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The Resource Center Identity Theft & Protection | article

Data Breach Resolution Tips

In light of the recent news of a breach of payment card data at Target, you should be aware of the increased risk of identity theft to help protect yourself from becoming a victim.  A study released earlier this year by Javelin Strategy & Research, reported that one in four data breach notification recipients became a victim of identity fraud.  Data breaches may involve different types of personal information that criminals may use to commit various types of fraud or sell, potentially increasing the chance that the breached data may be misused at some point in the future.

"When you hear that your personal information may have been compromised, take the notification seriously and take measures to monitor and protect your personal information," said Steve Schwartz, President of Identity Guard.  "When a data breach occurs, fraudsters may not immediately take action; it could be months - maybe years - before they misuse the data.  Taking proactive action today could be the difference that allows you to catch fraud before it causes undue financial and personal distress. "

These tips will help you protect your personal information in the event of a data breach:

  • Change your passwords.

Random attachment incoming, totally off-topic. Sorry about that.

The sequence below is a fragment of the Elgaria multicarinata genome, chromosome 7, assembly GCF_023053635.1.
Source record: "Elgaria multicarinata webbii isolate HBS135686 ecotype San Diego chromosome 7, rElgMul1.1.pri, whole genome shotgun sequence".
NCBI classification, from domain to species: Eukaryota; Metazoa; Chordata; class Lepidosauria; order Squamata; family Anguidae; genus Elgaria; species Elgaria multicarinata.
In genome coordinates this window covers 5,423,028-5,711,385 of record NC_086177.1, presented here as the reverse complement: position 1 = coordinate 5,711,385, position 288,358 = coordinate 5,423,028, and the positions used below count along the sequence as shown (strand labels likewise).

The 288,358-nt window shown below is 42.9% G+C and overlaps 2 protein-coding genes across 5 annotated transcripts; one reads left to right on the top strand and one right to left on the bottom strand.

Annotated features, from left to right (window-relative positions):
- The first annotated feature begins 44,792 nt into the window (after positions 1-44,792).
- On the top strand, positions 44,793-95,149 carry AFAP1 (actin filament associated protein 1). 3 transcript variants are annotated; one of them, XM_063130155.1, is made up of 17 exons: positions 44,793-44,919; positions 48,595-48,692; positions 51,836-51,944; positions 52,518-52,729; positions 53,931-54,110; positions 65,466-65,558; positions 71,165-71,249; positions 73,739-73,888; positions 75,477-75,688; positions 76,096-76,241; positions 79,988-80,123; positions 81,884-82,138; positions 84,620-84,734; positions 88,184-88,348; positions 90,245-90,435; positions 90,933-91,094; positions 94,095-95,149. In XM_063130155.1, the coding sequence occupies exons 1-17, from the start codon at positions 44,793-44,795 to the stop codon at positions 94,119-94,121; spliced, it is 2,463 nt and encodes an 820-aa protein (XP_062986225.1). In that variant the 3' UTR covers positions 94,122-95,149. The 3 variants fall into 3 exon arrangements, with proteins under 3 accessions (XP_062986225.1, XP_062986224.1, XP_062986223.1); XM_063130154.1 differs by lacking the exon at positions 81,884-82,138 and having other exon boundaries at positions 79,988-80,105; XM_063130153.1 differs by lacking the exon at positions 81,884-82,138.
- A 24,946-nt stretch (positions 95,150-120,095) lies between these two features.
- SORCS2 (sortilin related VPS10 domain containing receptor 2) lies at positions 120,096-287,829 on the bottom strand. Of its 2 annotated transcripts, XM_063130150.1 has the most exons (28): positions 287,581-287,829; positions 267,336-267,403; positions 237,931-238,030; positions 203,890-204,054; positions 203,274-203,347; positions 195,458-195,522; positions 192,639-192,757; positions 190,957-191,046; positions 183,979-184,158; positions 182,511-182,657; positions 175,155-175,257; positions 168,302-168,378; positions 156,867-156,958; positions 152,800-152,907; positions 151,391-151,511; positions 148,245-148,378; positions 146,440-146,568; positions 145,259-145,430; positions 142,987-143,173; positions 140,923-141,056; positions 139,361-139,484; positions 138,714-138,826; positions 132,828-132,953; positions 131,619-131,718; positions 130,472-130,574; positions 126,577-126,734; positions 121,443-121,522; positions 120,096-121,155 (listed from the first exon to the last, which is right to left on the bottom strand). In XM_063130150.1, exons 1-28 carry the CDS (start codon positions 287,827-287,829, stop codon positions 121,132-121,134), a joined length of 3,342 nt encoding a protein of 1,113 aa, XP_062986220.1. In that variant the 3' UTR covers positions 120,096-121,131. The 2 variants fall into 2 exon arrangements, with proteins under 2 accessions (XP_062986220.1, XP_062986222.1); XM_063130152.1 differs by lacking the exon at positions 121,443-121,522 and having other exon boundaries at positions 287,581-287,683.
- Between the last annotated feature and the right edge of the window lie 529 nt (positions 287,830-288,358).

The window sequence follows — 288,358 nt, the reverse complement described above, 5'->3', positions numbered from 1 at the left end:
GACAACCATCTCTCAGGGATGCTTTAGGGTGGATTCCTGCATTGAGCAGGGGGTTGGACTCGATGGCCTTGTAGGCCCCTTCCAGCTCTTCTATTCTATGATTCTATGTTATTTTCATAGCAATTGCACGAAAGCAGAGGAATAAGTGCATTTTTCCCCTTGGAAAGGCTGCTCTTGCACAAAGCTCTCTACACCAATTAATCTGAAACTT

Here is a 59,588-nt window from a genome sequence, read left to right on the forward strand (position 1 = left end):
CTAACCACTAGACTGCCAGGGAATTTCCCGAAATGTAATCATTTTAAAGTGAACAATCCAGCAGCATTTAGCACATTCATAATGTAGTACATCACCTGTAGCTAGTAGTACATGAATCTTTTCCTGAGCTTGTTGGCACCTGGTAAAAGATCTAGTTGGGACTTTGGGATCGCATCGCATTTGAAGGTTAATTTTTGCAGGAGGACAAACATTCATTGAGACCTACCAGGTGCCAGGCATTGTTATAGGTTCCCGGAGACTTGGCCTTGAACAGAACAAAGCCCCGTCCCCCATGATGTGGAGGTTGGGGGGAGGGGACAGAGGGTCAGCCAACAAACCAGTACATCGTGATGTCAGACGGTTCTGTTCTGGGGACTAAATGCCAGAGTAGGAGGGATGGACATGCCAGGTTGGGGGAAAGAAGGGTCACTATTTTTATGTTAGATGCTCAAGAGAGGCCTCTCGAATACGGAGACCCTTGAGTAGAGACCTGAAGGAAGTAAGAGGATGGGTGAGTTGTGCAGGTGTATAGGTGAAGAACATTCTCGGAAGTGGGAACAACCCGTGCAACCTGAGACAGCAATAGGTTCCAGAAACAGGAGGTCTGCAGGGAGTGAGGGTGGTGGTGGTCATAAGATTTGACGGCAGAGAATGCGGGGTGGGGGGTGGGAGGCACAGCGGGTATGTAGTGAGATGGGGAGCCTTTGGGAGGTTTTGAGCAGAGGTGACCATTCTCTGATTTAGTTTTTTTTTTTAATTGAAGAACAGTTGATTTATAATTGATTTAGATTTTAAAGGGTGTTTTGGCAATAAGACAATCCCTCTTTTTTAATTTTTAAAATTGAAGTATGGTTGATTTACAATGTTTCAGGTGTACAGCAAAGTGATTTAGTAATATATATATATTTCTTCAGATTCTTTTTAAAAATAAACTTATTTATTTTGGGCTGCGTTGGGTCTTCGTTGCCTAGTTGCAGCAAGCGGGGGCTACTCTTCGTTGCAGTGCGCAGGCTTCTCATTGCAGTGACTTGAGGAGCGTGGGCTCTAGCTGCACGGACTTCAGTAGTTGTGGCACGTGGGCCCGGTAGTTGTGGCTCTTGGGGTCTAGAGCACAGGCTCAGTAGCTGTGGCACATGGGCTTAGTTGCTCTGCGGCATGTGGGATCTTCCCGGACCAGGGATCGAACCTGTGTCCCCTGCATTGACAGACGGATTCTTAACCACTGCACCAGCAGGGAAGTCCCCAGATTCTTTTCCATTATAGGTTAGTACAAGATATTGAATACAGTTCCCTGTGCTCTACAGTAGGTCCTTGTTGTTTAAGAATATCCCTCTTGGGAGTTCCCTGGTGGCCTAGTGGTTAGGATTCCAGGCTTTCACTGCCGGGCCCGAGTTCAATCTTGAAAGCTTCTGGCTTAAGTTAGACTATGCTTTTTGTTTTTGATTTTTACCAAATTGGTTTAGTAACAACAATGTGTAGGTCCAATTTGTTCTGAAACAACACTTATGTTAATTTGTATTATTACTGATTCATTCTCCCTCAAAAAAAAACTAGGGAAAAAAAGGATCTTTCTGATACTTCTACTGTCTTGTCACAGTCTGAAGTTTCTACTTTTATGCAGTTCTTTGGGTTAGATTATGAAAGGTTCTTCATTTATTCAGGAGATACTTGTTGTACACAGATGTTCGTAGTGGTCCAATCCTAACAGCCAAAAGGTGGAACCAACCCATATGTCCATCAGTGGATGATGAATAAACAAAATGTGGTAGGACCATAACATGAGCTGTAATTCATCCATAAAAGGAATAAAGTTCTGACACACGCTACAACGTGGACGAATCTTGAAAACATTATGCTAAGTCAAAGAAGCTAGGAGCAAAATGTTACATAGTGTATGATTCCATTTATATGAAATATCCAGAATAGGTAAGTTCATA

Now is a good time to review all instances where a password is required to access information.  If the same password is used across multiple websites, immediately reset the password at each of those sites.  Keep in mind that each account should have its own unique password, made up of numbers, letters and symbols.  Never use information such as your date of birth or any part of your Social Security number as part of your password.  The longer a password is, the harder it is to guess.

  • Don't click on email links.

Criminals often use phishing attempts to try to get you to disclose more personal information to help them further their attempts at committing potential identity fraud.  Never open an email from an unknown sender and avoid downloading file attachments and clicking on embedded links.

  • Verify a website is safe.

It's always best to type out a website address instead of clicking on a link from an email, no matter how legitimate the email may look.  Before submitting any personal information, be sure the webpage address begins with 'https' and look for the closed padlock symbol either in the address bar or in the bottom of the screen which indicates a secure connection.

  • Monitor your financial statements.

Even if your financial information is not identified as being compromised in a known breach, be sure you monitor all of your financial documents for any suspicious activity and report it immediately as identity thieves could gain access to this information through other methods.

  • Notify the appropriate authorities.

If you discover your information has been compromised, file a police report and contact your financial institutions alerting them that you may be a victim of identity theft.  You may also want to reach out to each of the three credit bureaus and issue a fraud alert.  Review your credit reports thoroughly and immediately report back any inconsistencies.

  • Enroll in an identity monitoring service.

Consider enrolling in a service like, Identity Guard that can help you timely monitor personal and financial information and activity related to your credit, public records, etc.

 

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